In order to qualify, veterans must be attending a state regional community or technical college, or a state university.

They must either be a veteran who served 90 days of active duty during a period of war, have been accepted to an approved institution, and be a Connecticut resident at the time of acceptance to the institution.

What about dependents?

A veteran’s dependents can also qualify for a tuition waiver if the veteran is declared missing in action while serving in the armed forces after January 1, 1960.

Florida

Florida has the Congressman C.W. Bill Young Tuition Waiver Program. This program will waive out-of-state tuition fees for all honorably discharged veterans who reside in the state and who are enrolled in Florida public, post-secondary institutions.

What about spouses and/or dependents?

This is also extended to spouses and dependent children who reside in Florida and who are using GI Bill benefits for enrollment in Florida Public, post-secondary institutions.

Illinois

Illinois has an Illinois Veterans’ Grant (IVG) Program that pays tuition and mandatory fees at all Illinois state-sponsored colleges, universities, and community colleges for eligible Illinois veterans.

In order to qualify, veterans must be:

  • an honorably discharged veteran
  • reside in Illinois
  • have at least one full year of active duty in the US armed forces, to include veterans who were assigned to active duty in a foreign country in a time of hostilities in that country regardless of the length of service
  • they must return to Illinois within 6 months of discharge from the service

See also

Massachusetts

In Massachusetts, they have a tuition waiver for all Massachusetts veterans to all state colleges and universities. Veterans would need to be in an undergraduate degree program or certificate program, must also be a legal resident of Massachusetts, and must not be in default of any federal student loans. Veterans are eligible on a space-available basis for a waiver of full or partial tuition based on proper documentation of the eligibility of the veteran.

Members of the National Guard qualify for a waiver of both fees and tuition at all state colleges and universities.

Montana

Montana has a state veteran tuition waiver. If a veteran meets all of the eligibility requirements, they can get a waiver of registration and incidental fees.

In order to qualify, a veteran must have an honorable discharge from any branch of the US military, on active duty, other than training purposes. They must also be a state resident of Montana for fees and tuition purchases. They must have been VA education benefits must have been exhausted or expired and they must qualify under any of the following sections:

  1. Served December 7, 1941, to December 31, 1946; June 22, 1950, to January 31, 1955; or January 1, 1964, to May 7, 1975.
  2. Qualified students who are working on an initial undergraduate degree and received an Armed Forces Expeditionary Medal for service after May 7, 1975.
  3. Qualified students who are working on an initial undergraduate degree and received the Southwest Asia Service Medal for service in the Persian Gulf between August 2, 1990, and April 11, 1991.
  4. Awarded the Kosovo Campaign Medal and working on their initial undergraduate degree.
  5. Served in a combat theatre in Afghanistan or Iraq after September 11, 2001, and received either the Global War on Terrorism Expeditionary Medal, the Afghanistan Campaign Medal or the Iraq Campaign Medal and working on their initial undergraduate degree.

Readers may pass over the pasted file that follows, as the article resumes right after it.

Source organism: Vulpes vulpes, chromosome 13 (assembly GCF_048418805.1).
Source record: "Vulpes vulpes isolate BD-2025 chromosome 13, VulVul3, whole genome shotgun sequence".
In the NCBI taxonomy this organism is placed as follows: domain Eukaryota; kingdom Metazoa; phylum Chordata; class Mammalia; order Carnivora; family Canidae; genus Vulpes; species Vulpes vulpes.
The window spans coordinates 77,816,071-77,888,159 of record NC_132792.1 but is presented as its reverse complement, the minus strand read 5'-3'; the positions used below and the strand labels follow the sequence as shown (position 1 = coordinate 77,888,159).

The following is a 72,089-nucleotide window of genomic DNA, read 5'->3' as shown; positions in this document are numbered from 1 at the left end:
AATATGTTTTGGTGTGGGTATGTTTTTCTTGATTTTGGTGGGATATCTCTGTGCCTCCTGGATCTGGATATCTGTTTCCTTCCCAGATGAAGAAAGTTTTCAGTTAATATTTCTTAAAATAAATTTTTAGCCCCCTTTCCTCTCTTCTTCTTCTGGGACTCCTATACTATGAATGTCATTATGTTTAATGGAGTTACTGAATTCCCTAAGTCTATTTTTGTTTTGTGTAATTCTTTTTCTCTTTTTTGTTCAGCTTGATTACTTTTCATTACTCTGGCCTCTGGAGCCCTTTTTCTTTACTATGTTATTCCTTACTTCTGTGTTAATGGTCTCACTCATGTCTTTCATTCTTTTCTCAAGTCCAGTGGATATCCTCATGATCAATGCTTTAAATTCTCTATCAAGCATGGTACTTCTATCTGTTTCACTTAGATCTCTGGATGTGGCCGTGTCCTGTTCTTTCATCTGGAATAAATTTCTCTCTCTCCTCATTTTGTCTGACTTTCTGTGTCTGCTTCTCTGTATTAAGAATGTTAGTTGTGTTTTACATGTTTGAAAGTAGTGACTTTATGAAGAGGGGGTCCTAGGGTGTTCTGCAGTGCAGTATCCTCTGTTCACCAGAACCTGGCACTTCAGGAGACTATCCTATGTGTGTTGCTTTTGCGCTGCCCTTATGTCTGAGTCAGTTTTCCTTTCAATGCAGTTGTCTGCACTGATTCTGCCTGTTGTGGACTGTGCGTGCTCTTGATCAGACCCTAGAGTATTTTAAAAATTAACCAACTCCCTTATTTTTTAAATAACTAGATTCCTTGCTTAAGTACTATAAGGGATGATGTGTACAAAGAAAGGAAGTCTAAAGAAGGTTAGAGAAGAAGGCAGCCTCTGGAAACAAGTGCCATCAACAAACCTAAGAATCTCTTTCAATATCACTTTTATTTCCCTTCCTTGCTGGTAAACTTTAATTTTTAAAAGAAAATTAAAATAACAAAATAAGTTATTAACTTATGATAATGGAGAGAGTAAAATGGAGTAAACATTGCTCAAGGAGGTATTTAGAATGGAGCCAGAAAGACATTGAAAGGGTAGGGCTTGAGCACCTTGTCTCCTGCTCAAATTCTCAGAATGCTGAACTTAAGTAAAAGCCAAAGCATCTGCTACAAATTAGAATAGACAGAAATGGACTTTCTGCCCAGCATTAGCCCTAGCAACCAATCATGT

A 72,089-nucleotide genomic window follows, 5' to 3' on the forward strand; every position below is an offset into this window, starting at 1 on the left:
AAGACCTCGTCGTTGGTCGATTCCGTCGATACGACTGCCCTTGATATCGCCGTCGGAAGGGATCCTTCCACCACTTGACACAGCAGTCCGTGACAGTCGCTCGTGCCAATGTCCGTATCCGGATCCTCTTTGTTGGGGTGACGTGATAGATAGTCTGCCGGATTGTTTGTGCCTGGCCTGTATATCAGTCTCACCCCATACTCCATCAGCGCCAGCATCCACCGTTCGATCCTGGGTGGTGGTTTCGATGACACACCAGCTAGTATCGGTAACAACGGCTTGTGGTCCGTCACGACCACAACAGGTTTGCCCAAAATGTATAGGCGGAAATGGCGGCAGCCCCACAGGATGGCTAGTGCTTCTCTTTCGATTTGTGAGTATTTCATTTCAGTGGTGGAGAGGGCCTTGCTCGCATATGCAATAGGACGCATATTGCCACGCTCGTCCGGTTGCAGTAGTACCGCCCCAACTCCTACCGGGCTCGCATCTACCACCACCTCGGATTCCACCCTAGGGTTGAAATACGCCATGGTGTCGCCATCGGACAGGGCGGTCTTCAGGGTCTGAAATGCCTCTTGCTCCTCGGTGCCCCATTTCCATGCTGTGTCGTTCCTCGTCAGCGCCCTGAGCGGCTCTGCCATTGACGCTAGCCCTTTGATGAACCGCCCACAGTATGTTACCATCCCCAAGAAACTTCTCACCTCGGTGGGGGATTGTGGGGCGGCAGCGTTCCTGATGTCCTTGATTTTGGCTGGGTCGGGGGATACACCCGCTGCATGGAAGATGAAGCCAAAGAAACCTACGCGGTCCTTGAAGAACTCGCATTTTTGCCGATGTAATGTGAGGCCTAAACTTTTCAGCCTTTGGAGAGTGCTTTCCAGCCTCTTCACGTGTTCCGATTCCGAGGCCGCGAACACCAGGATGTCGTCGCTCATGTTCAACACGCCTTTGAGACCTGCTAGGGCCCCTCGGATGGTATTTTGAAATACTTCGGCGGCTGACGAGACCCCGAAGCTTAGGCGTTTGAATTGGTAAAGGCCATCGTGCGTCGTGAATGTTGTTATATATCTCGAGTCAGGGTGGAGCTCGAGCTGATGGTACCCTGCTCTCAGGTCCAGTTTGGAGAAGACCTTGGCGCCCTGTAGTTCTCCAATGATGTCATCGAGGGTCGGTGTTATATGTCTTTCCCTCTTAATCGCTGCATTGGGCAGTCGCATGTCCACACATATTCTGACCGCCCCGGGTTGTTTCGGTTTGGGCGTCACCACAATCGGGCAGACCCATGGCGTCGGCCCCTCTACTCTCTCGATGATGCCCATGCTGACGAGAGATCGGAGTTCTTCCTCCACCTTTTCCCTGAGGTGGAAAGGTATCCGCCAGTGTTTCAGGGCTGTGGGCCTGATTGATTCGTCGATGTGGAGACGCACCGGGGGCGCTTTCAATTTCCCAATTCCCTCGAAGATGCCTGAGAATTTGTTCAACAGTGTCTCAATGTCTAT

Veterans who qualify for this waiver can receive it for a total of 12 semesters and must maintain satisfactory progress as established by the Board of Regents for the Montana University System.

New Mexico

In New Mexico, they have the Wartime Veteran Scholarship Fund. This can be used by any veteran who has served in combat since 1990, and who has exhausted all of their available federal GI Education Benefit options. Eligible combat veterans are those who have served since 1990.

This scholarship is for tuition costs and books directly related to undergraduate and master’s degree work at a public New Mexico Institute of Higher Education.

Veterans will need to be residents of New Mexico for a minimum of 10 years and also awarded a medal for service in the Armed Forces of the United States in support of any US Military campaign or armed conflict as defined by Congress or presidential executive order for service after August 1, 1990.  This includes one of the following:

  • Southwest Asia Service Medal
  • Global War on Terrorism Expeditionary Medal
  • Iraq Campaign Medal
  • Afghanistan Campaign Medal
  • Any other issued medal

New Mexico also has a Vietnam Veterans Scholarship. This is for veterans who have been residents of New Mexico for a minimum of 10 years, have served in Vietnam, and were issued the Vietnam Campaign or Service Medal are eligible.

This scholarship will pay full tuition and books at any state-funded post-secondary school.

New York

New York has the Veterans Tuition Awards that are managed by the New York State Higher Education Services Corporation (HESC).

Awards are for full-time and part-time students for eligible veterans that matriculated at an undergraduate or graduate degree-granting institution or in an approved vocational training program in New York state.

Veterans will need to be New York state residents, be discharged under honorable conditions and who are one of the following: Vietnam Veterans who served in Indochina between February 28, 1961, and May 7, 1975, Persian Gulf Veterans who served in the Persian Gulf on or after August 2, 1990, Afghanistan Veterans who served in Afghanistan during hostilities on or after September 11, 2001, or Veterans of the U.S. Armed Forces who served in hostilities that occurred after February 28, 1961, as evidenced by receipt of an Armed Forces Expeditionary Medal, Navy Expeditionary Medal or a Marine Corps Expeditionary Medal.